The Pagan Roots of Christmas

Christmas tree F_Krüger_Vorweihnacht
1857 painting of a Christmas tree being harvested in the forest, by Franz Krüger


As a child growing up in the Anglican church in the East Coast of America, I distinctly remember my father, the pastor, explaining how Christmas came to be a Christian holiday, for over the ages this important festival was more closely related to the Winter Solstice than it was to the birth of Christ. First of all, evidence from the bible, places the birth of Christ around September  not December. The selection of December 25 for Christ’s birthday was done to usurp the Roman celebration of Saturnalia, which does occur for a week that ends on December 25.

Also inherent in his monologue was the difference in the solar and lunar calendar; which according to my father created (for the pagans of northern Europe a twelve day period when the world was plunged into darkness). To compensate for this uncertainty, people built huge bonfires to light up the night and purify the soul. These practices eventually evolved into the 12 days of Christmas and various celebrations of light, such as burning a yule log. So now many years later, this Christmas holiday has me wondering how much of this is really true.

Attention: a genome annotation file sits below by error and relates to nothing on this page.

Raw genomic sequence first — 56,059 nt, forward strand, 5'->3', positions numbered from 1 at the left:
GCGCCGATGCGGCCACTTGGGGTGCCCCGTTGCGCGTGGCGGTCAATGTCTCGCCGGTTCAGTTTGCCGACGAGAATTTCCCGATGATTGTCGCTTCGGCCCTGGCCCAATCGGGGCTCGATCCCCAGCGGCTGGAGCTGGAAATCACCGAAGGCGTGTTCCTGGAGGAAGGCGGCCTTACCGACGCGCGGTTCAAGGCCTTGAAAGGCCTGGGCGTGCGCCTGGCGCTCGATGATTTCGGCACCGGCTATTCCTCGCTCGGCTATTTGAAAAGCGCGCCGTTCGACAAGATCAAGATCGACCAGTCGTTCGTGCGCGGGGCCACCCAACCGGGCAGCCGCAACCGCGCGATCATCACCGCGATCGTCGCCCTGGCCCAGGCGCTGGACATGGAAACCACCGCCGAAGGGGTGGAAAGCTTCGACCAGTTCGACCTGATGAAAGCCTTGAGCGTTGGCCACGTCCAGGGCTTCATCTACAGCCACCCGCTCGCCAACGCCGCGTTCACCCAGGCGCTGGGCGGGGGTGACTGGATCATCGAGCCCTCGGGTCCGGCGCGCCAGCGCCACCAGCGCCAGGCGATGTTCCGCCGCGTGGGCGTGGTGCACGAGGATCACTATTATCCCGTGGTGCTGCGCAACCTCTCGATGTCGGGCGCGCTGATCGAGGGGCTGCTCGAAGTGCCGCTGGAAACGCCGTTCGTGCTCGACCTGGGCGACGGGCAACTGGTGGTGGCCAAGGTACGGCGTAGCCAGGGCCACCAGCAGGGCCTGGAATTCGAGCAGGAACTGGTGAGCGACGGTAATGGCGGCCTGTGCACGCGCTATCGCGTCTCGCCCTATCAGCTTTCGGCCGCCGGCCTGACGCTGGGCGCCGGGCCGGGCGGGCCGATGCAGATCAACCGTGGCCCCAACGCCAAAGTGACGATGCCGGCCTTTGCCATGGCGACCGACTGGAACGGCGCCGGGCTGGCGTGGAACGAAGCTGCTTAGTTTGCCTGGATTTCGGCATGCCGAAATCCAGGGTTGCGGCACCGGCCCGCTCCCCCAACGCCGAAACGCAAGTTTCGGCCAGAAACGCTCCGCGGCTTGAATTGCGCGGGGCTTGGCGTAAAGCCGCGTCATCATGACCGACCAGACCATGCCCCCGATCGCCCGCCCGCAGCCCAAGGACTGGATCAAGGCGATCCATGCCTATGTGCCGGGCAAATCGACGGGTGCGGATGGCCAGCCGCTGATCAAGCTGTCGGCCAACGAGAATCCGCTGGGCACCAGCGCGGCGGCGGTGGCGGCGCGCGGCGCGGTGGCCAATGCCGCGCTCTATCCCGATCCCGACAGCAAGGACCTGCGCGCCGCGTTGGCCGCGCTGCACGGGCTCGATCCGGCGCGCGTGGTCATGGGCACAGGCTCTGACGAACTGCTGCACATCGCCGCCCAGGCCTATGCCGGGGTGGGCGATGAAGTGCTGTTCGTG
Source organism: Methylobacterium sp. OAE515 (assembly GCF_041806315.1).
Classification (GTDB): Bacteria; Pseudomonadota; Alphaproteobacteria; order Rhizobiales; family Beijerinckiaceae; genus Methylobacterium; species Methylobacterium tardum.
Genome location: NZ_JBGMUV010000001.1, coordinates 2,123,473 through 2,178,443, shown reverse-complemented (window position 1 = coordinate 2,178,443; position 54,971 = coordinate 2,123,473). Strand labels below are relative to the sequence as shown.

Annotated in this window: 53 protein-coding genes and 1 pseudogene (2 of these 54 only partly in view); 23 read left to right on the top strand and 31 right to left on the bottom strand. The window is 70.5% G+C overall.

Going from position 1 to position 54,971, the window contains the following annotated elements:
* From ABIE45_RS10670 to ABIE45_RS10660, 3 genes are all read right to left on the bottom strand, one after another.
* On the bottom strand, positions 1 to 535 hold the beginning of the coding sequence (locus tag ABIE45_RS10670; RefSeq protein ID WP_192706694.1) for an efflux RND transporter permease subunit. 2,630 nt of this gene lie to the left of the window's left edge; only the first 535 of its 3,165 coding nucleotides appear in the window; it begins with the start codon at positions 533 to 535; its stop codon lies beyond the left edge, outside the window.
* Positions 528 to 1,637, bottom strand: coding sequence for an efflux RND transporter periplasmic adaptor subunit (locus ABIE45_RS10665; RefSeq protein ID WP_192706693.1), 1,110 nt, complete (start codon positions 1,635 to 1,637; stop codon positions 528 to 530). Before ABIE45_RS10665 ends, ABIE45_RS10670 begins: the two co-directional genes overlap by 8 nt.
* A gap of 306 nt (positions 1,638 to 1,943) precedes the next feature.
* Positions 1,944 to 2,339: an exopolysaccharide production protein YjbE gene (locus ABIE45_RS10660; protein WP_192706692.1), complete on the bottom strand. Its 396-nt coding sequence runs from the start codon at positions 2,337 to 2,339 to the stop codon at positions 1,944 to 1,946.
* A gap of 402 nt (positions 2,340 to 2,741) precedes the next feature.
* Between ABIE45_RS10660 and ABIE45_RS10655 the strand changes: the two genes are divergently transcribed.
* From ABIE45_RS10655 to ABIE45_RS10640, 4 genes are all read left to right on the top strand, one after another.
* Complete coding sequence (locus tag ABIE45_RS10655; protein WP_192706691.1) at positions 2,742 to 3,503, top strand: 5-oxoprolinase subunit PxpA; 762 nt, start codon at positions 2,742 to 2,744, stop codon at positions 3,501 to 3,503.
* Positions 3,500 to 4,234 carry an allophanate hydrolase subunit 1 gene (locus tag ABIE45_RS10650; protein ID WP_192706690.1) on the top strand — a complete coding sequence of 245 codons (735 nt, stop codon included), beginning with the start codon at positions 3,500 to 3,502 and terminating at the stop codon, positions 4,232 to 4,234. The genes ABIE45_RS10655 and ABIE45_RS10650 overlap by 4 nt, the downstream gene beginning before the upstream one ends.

Saturn Cutting Off the Wings of Cupid, 1802 painting by Ivan Akimov


The Roman part holds together fairly well, for the Roman God of agriculture, called Saturn, was celebrated in late December with feasts, partying and mischief. This is well documented via many sources and seems instrumental in the selection of December 25th as the Christmas holiday.

Happy Christmas, painted by Johansen Viggo in 1891

Northern Europe

However, sorting out the pagan traditions of Northern Europe and how they relate to our modern-day Christmas is much more complex, mainly because so many different traditions co-exist. From the cutting of greens, the use of symbolic evergreens, the burning of yuletide logs to the making gingerbread men and special Christmas cookies, the traditions are wide and varied. However, nowhere in my research could I find any mention of the difference in the solar and lunar calendar resulting in the twelve days of Christmas.

Merry Christmas by H. Koppdelaney
Merry Christmas by H. Koppdelaney

Merry Christmas

So how does all this research affect our current holiday. Very little I hope. The shortest days of the year are a wonderful time to celebrate the accomplishments of the past year and express hopes for the future, no matter what our particular religious beliefs actually are. It is also a fine opportunity for Christians to rejoice in the birth and life of Christ, even if the historical facts are not a perfect fit. After all, Life is full of imperfections.